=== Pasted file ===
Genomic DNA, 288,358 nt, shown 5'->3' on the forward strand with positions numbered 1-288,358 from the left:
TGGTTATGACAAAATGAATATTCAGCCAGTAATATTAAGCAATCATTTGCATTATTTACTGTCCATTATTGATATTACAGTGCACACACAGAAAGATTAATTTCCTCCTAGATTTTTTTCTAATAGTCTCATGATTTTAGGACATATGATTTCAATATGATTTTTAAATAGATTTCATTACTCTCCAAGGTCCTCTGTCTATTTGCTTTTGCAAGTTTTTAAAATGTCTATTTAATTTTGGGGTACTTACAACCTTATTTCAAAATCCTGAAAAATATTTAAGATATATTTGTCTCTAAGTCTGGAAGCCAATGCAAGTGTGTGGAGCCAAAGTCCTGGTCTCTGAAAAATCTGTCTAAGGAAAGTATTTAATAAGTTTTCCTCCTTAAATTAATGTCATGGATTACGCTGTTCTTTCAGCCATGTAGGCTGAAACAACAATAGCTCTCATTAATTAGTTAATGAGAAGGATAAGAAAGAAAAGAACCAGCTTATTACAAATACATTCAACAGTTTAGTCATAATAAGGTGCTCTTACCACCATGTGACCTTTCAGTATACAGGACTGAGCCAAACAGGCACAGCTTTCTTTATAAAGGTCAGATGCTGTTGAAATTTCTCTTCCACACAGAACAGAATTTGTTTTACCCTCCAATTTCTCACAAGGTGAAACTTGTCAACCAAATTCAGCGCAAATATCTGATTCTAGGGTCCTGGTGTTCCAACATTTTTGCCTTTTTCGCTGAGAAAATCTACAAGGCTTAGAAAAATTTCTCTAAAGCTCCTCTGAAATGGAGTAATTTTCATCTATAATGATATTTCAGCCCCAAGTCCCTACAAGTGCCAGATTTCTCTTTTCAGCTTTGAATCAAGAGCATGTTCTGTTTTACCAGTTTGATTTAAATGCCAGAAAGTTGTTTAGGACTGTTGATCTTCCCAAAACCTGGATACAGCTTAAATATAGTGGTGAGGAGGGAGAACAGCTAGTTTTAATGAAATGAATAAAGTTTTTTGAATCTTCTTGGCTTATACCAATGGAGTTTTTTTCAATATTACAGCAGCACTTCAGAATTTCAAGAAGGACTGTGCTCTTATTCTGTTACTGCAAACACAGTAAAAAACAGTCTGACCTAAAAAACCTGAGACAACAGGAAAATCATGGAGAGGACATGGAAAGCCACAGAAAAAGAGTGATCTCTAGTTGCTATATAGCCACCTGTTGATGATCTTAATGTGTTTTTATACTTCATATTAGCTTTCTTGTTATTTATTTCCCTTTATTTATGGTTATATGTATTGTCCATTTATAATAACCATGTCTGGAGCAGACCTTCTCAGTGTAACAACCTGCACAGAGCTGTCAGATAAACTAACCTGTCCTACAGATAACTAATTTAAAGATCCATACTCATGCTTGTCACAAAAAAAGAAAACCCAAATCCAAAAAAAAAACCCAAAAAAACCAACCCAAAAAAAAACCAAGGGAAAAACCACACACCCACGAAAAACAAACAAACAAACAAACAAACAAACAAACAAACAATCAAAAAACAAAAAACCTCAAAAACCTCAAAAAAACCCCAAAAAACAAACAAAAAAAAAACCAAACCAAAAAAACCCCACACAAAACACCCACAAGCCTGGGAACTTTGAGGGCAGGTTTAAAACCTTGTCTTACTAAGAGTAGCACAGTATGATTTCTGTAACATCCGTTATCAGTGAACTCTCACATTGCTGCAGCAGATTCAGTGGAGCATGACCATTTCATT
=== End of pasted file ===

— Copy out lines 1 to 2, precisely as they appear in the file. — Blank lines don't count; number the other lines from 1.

Genomic DNA, 288,358 nt, shown 5'->3' on the forward strand with positions numbered 1-288,358 from the left:
TGGTTATGACAAAATGAATATTCAGCCAGTAATATTAAGCAATCATTTGCATTATTTACTGTCCATTATTGATATTACAGTGCACACACAGAAAGATTAATTTCCTCCTAGATTTTTTTCTAATAGTCTCATGATTTTAGGACATATGATTTCAATATGATTTTTAAATAGATTTCATTACTCTCCAAGGTCCTCTGTCTATTTGCTTTTGCAAGTTTTTAAAATGTCTATTTAATTTTGGGGTACTTACAACCTTATTTCAAAATCCTGAAAAATATTTAAGATATATTTGTCTCTAAGTCTGGAAGCCAATGCAAGTGTGTGGAGCCAAAGTCCTGGTCTCTGAAAAATCTGTCTAAGGAAAGTATTTAATAAGTTTTCCTCCTTAAATTAATGTCATGGATTACGCTGTTCTTTCAGCCATGTAGGCTGAAACAACAATAGCTCTCATTAATTAGTTAATGAGAAGGATAAGAAAGAAAAGAACCAGCTTATTACAAATACATTCAACAGTTTAGTCATAATAAGGTGCTCTTACCACCATGTGACCTTTCAGTATACAGGACTGAGCCAAACAGGCACAGCTTTCTTTATAAAGGTCAGATGCTGTTGAAATTTCTCTTCCACACAGAACAGAATTTGTTTTACCCTCCAATTTCTCACAAGGTGAAACTTGTCAACCAAATTCAGCGCAAATATCTGATTCTAGGGTCCTGGTGTTCCAACATTTTTGCCTTTTTCGCTGAGAAAATCTACAAGGCTTAGAAAAATTTCTCTAAAGCTCCTCTGAAATGGAGTAATTTTCATCTATAATGATATTTCAGCCCCAAGTCCCTACAAGTGCCAGATTTCTCTTTTCAGCTTTGAATCAAGAGCATGTTCTGTTTTACCAGTTTGATTTAAATGCCAGAAAGTTGTTTAGGACTGTTGATCTTCCCAAAACCTGGATACAGCTTAAATATAGTGGTGAGGAGGGAGAACAGCTAGTTTTAATGAAATGAATAAAGTTTTTTGAATCTTCTTGGCTTATACCAATGGAGTTTTTTTCAATATTACAGCAGCACTTCAGAATTTCAAGAAGGACTGTGCTCTTATTCTGTTACTGCAAACACAGTAAAAAACAGTCTGACCTAAAAAACCTGAGACAACAGGAAAATCATGGAGAGGACATGGAAAGCCACAGAAAAAGAGTGATCTCTAGTTGCTATATAGCCACCTGTTGATGATCTTAATGTGTTTTTATACTTCATATTAGCTTTCTTGTTATTTATTTCCCTTTATTTATGGTTATATGTATTGTCCATTTATAATAACCATGTCTGGAGCAGACCTTCTCAGTGTAACAACCTGCACAGAGCTGTCAGATAAACTAACCTGTCCTACAGATAACTAATTTAAAGATCCATACTCATGCTTGTCACAAAAAAAGAAAACCCAAATCCAAAAAAAAAACCCAAAAAAACCAACCCAAAAAAAAACCAAGGGAAAAACCACACACCCACGAAAAACAAACAAACAAACAAACAAACAAACAAACAAACAATCAAAAAACAAAAAACCTCAAAAACCTCAAAAAAACCCCAAAAAACAAACAAAAAAAAAACCAAACCAAAAAAACCCCACACAAAACACCCACAAGCCTGGGAACTTTGAGGGCAGGTTTAAAACCTTGTCTTACTAAGAGTAGCACAGTATGATTTCTGTAACATCCGTTATCAGTGAACTCTCACATTGCTGCAGCAGATTCAGTGGAGCATGACCATTTCATT